|Central East District||1||35148||1568.646||0.000164||0.1925%|
|Main Office/West District||3||62168||1417.476||0.000097||0.1907%|
|North Central District||7||159112||2584.02||0.000211||0.0806%|
|Katherine Drexel Library||28||62434||2975.2||0.000382||0.3037%|
|Bustleton Ave Library||33||63628||2294.48||0.000345||0.7806%|
As you can see between the two maps above, the only district that remains essentially the same is the North District. The central north area is reallocated to Wyoming Library, which does reduce the population served by the North District Office, but does not meaningfully reduce the average distance needed to travel. The East District Office service area, which definitely had the longest average distance traveled, is supplemented by two additional locations in the far Northeast. The West District Office is supplemented by one additional location in the further north areas of West Philadelphia at Haverford Library.
According to the tables of data for each office location, again, the North, Central East, and Main District are the only ones whose average distance is relatively unchanged. For Central East and Main, it is likely because they are so close together that the travel distances are already very low and don’t need any supplementing. For the North District, it has relatively high population and population density, but essentially was outweighed by the extreme distances of the East District, which pulled two of the four new locations in for coverage.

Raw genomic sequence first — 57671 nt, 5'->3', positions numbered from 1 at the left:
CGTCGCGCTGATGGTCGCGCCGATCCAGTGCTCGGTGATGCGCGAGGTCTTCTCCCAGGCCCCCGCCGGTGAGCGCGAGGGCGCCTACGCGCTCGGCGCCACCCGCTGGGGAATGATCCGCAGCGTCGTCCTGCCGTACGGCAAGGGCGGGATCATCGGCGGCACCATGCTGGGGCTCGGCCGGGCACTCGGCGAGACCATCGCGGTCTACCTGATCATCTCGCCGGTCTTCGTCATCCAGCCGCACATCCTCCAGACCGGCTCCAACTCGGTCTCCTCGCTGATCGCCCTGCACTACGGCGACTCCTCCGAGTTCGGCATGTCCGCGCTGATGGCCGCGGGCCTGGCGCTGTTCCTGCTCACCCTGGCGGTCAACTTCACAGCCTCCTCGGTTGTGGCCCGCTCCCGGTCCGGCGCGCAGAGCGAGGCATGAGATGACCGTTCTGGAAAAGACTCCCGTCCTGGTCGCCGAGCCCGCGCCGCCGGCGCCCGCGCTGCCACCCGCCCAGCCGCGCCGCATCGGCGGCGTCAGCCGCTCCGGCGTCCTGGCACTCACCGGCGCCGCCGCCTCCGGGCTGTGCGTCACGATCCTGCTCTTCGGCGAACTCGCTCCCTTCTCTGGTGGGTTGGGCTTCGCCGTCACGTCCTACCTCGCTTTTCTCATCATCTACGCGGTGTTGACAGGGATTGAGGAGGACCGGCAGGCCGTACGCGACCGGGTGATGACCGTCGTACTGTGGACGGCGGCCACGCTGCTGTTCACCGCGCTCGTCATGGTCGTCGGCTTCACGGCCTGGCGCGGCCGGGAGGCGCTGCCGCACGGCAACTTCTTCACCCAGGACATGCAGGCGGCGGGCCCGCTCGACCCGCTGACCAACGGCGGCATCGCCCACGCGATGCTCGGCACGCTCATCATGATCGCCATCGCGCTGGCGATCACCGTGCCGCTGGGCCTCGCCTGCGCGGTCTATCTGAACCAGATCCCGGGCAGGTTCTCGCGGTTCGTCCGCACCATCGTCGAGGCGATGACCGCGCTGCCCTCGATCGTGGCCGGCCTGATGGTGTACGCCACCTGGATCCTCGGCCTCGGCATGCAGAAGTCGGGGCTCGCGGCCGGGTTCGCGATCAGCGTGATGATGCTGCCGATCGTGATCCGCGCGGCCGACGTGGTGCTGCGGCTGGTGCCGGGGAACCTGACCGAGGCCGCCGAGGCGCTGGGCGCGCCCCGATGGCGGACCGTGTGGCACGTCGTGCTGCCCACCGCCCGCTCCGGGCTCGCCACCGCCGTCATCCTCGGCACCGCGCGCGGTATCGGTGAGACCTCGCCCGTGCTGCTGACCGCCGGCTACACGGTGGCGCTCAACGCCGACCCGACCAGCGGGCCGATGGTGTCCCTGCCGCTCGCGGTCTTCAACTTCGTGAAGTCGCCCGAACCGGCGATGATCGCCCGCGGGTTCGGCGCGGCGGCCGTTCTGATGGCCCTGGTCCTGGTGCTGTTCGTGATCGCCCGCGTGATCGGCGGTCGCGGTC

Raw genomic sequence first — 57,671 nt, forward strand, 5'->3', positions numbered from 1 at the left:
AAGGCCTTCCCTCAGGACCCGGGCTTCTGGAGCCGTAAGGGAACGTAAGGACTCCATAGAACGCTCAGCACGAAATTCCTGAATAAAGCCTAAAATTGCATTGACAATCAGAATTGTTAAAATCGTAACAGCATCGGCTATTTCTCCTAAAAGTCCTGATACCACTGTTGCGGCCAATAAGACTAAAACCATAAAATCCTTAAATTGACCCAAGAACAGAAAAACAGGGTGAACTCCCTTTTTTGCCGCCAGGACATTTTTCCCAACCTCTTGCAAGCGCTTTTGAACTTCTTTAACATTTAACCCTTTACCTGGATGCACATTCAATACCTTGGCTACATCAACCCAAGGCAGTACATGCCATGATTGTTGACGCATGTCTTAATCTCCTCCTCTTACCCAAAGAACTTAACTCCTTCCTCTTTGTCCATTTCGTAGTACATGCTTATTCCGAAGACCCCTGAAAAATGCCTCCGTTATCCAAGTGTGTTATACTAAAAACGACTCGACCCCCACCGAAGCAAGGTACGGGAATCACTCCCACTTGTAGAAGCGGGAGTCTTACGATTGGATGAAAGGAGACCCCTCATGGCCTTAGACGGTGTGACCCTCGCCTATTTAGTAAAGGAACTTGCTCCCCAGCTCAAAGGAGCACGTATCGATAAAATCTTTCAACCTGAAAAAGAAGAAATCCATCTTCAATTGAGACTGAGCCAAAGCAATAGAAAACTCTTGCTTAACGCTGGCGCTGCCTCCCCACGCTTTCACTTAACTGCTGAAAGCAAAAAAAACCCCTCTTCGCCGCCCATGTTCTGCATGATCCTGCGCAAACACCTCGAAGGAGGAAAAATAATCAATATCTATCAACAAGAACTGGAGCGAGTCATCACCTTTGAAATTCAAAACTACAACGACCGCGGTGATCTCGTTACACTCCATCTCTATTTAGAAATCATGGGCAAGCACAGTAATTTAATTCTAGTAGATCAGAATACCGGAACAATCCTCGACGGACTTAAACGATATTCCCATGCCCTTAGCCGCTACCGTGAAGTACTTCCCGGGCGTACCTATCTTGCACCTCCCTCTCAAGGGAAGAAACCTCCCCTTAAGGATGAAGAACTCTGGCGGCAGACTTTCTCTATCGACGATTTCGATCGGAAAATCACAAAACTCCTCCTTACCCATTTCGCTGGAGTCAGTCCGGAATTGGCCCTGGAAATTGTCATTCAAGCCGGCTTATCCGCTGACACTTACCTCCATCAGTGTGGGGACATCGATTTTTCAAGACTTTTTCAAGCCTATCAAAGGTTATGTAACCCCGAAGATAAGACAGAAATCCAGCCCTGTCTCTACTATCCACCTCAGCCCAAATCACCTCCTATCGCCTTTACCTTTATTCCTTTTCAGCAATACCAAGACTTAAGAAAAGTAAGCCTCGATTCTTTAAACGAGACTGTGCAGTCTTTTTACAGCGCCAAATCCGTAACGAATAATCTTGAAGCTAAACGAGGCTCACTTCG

It is interesting that despite being so far from their nearest office, and even further from the Main Office, the tracts of the East District Office have the highest percent of solar development. Even after the reallocation of tracts to new offices, the three in the Northeast all have very high percent solar development compared to the rest of the city. In comparison, the North District and West District do have higher solar development, and the new office at Wyoming Library appears to serve a low solar development area. However, the South District is also fairly low in development, and the West District appears to have met its average distance requirement with some tracts that are more dense and very close, and some less dense and very distant tracts in the far Southwest.
The Wyoming Library and North Central District seem to especially need resources for solar development. However, since this analysis is weighted simply based upon population and distance, it doesn’t capture where the resources might be most needed. It would be interesting to run this analysis weighted by solar development and see where the offices might be located. In addition, simply being close to an office doesn’t appear to help in solar development. This is possible because so much of the process for permitting runs out of the Main Office, during short business hours. This would make it hard for anyone who needs to work every day, can’t take time off, or doesn’t have childcare to make multiple trips to the main office.
It seems like having programs available at the local libraries where much of the permitting process could be walked through and submitted during alternate hours, accessible to those who have to work during the day, would be a great way to assist. Even more importantly though would be the financial and infrastructural support that would allow more Philadelphia residents to improve and make their homes sustainable.